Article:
/* Return by value */
Point get_default_point(void) {
    static int x_counter = 0;
    static int y_counter = 100;
    return get_point(x_counter, y_counter);

Point get_point(int x, int y) {
    Point point = { x, y };
    printf("Returning Point    (%d, %d)\n", point.x, point.y);
    return point;

I won’t go into each of these functions in detail as they are fairly simple. The only interesting bit is the difference between move_point and move_point_by_ref. We’ll talk a bit later about pass-by-value and pass-by-reference semantics.

We’ll also be using a Line structure, which is composed of two Points:

/* Line.h */
typedef struct {
    Point start;
    Point end;
} Line;
/* Line.c */
void show_line(Line line) {
    printf("Line in C      is (%d, %d)->(%d, %d)\n", line.start.x, line.start.y,
            line.end.x, line.end.y);

void move_line_by_ref(Line *line) {

Line get_line(void) {
    Line l = { get_default_point(), get_default_point() };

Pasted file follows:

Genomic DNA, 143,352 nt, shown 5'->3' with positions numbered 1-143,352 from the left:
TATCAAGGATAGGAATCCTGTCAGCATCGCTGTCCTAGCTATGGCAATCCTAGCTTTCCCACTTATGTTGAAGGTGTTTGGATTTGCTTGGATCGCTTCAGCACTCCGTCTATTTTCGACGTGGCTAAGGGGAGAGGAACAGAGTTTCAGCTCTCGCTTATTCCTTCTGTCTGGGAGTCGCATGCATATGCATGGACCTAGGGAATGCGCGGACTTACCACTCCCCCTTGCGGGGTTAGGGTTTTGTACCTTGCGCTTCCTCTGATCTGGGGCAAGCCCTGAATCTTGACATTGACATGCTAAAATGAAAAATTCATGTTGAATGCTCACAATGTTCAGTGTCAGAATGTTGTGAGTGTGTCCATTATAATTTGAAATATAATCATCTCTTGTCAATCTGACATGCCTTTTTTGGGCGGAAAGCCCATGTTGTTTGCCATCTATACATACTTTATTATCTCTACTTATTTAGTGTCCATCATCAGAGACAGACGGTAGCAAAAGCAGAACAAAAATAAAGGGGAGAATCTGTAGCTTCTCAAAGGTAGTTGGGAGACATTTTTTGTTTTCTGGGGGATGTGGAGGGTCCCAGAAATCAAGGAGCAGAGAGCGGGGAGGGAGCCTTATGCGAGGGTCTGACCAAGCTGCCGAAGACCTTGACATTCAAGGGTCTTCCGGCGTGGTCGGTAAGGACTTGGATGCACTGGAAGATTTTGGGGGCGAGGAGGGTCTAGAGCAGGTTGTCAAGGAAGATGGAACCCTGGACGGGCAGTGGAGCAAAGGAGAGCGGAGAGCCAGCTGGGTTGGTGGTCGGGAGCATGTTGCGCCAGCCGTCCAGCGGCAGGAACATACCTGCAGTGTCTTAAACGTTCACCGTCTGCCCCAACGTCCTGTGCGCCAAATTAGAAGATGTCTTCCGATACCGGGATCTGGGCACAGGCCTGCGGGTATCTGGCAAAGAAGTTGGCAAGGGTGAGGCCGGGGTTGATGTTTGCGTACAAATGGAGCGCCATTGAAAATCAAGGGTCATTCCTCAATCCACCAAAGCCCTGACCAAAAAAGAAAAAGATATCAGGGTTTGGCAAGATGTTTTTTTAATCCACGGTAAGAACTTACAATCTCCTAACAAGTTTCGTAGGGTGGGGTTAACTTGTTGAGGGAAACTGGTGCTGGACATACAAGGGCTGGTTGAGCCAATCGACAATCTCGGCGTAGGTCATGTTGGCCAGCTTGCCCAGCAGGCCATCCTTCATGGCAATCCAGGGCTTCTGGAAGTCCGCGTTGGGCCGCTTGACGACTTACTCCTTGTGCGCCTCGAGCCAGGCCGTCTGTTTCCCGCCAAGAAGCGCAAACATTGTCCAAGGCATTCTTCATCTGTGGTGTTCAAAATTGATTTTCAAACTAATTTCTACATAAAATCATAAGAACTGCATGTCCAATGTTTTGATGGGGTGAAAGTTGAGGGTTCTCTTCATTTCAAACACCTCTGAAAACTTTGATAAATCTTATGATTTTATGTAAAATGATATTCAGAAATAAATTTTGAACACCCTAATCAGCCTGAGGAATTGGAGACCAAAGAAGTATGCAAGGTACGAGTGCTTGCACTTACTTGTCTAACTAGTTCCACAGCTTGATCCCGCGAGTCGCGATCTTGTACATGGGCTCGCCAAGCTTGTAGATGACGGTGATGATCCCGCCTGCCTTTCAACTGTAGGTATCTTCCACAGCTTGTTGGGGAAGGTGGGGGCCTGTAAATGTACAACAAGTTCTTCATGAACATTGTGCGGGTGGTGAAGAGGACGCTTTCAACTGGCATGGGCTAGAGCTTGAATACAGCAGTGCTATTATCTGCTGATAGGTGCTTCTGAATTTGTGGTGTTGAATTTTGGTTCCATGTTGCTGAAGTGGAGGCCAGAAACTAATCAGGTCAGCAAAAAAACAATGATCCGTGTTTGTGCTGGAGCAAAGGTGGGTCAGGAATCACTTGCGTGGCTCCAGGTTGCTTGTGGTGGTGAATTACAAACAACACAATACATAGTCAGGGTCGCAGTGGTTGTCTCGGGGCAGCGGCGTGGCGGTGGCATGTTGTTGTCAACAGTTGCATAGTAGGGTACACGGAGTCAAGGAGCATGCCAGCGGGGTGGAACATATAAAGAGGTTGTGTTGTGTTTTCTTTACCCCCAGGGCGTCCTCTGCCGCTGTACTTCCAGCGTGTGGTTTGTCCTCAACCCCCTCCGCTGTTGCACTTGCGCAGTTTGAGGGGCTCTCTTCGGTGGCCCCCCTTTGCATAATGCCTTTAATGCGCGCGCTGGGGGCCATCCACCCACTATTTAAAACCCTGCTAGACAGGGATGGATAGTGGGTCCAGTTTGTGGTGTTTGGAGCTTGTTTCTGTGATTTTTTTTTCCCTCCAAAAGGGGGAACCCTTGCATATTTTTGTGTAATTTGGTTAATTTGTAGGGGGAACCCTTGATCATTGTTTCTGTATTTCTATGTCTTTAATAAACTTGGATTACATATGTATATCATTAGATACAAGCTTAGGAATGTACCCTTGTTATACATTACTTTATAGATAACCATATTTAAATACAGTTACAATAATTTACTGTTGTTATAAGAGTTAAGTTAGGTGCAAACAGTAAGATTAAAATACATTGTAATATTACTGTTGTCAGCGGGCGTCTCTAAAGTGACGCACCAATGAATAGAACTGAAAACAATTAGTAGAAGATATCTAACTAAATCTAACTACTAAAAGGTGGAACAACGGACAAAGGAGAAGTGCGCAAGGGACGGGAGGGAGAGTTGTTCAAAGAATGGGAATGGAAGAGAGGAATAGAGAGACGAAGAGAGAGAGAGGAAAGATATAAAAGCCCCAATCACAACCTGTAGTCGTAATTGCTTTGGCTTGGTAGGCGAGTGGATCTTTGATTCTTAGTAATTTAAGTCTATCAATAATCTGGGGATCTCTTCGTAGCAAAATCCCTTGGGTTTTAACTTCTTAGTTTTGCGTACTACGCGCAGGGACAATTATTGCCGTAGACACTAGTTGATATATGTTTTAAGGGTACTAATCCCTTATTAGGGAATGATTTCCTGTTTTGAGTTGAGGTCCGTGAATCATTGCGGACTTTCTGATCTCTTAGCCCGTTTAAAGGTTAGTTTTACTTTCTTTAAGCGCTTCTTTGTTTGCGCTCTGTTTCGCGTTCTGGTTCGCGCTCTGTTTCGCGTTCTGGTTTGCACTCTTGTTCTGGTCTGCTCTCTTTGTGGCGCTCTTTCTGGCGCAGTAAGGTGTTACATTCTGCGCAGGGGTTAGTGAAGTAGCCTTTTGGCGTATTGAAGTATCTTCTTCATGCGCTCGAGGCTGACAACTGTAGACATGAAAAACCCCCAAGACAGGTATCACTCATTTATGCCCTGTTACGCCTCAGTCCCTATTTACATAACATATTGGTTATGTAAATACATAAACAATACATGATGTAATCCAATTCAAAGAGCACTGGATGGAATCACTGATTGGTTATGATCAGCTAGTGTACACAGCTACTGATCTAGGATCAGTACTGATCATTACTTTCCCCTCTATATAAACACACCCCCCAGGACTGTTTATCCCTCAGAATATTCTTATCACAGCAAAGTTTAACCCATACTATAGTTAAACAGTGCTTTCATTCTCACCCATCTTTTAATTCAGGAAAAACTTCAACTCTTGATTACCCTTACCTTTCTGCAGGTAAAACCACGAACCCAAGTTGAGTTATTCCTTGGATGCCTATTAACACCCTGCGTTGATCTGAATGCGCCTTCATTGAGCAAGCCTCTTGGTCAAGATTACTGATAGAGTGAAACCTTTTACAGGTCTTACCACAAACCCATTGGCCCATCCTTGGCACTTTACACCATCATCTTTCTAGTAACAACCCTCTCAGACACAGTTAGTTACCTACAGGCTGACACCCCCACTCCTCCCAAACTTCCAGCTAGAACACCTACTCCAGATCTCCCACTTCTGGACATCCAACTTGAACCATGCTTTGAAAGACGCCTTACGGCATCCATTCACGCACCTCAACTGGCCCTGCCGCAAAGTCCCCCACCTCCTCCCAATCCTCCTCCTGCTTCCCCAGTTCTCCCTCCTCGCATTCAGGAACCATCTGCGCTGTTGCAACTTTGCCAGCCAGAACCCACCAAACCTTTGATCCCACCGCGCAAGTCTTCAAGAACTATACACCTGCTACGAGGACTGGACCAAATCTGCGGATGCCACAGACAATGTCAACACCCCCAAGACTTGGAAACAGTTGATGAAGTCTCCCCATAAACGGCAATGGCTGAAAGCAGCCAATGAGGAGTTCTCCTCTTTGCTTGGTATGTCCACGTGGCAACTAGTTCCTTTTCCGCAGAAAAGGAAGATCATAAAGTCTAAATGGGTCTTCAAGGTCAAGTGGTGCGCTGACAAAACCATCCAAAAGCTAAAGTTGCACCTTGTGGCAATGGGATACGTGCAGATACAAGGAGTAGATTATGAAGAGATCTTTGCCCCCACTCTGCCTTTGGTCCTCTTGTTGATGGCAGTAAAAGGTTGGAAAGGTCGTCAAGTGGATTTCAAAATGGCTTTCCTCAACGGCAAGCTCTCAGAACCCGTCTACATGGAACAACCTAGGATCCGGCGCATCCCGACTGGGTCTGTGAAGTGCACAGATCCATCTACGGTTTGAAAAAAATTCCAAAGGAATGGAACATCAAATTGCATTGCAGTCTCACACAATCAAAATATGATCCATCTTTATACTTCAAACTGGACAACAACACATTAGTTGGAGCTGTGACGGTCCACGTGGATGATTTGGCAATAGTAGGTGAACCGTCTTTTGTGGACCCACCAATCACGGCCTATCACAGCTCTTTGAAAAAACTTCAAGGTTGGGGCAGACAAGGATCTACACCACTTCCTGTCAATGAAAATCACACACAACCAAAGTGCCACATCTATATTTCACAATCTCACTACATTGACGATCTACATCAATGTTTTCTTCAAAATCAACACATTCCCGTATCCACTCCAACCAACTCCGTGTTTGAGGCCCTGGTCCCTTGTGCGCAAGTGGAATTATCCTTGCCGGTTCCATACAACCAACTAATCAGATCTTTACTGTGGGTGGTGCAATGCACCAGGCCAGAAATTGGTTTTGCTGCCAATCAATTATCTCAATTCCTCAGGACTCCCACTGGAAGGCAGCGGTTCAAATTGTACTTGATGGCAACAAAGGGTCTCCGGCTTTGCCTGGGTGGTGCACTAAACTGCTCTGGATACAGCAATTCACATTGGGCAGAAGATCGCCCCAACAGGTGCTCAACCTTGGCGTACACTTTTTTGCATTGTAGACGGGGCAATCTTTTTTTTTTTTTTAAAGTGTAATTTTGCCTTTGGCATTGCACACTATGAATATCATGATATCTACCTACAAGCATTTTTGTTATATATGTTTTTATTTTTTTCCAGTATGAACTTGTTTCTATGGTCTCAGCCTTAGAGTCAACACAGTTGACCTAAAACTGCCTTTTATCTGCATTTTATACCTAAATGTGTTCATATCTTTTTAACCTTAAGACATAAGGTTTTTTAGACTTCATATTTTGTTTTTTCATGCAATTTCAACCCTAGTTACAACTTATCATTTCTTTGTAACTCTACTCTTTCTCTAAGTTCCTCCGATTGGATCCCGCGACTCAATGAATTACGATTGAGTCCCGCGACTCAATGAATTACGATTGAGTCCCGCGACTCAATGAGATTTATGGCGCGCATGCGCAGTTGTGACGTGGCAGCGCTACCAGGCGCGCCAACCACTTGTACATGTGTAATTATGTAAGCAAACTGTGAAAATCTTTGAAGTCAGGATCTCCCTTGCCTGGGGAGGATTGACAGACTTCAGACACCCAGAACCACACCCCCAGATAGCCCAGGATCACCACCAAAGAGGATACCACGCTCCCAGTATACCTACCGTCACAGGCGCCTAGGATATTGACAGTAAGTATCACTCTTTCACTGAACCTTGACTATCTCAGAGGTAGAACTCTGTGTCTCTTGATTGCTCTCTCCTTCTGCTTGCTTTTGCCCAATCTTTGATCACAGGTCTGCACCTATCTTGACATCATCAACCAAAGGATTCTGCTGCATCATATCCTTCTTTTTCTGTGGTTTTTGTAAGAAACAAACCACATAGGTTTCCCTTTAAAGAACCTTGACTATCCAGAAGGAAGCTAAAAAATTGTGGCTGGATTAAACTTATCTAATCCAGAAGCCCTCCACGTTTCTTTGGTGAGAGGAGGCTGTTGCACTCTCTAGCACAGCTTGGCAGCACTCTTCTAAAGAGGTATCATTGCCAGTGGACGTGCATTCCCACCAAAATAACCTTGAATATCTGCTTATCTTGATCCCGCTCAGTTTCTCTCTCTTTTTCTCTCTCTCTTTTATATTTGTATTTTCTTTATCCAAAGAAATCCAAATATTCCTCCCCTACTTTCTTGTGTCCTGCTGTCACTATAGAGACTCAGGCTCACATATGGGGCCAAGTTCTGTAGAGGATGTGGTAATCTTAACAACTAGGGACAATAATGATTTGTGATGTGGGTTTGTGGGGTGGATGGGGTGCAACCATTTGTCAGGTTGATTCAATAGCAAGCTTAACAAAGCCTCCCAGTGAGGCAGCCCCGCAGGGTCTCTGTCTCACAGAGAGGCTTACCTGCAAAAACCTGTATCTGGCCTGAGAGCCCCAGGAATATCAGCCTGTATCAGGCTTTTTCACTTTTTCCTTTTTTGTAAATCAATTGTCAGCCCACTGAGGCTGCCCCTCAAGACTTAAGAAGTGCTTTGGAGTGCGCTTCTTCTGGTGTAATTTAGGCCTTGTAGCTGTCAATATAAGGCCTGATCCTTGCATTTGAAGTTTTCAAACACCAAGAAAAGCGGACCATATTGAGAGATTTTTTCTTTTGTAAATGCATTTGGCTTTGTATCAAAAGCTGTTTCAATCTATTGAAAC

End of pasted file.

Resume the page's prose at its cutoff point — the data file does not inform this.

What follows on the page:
return l;

The Point structure and its associated functions will allow us to show how to set up and build this example and how to deal with memory references in ctypes. The Line structure will allow us to work with nested structures and the complications that arise from that.

The Makefile in the repo is set up to completely build and run the demo from scratch:

all: point line

    rm -f *.o *.so *.html _point.c _line.c Line.h.preprocessed Point.o
    gcc -shared $^ -o $@ Point.o Line.o
    gcc -shared $^ -o $@

%.o: %.c
    gcc -c -Wall -Werror -fpic $^

point: export LD_LIBRARY_PATH = $(shell pwd)

line: export LD_LIBRARY_PATH = $(shell pwd)
    # hack to get around cffi not supporting #include directives
    gcc -E Line.h > Line.h.preprocessed

    pandoc > ctypes2.html
    firefox ctypes2.html

To build and run the demo you only need to run the following command in your shell: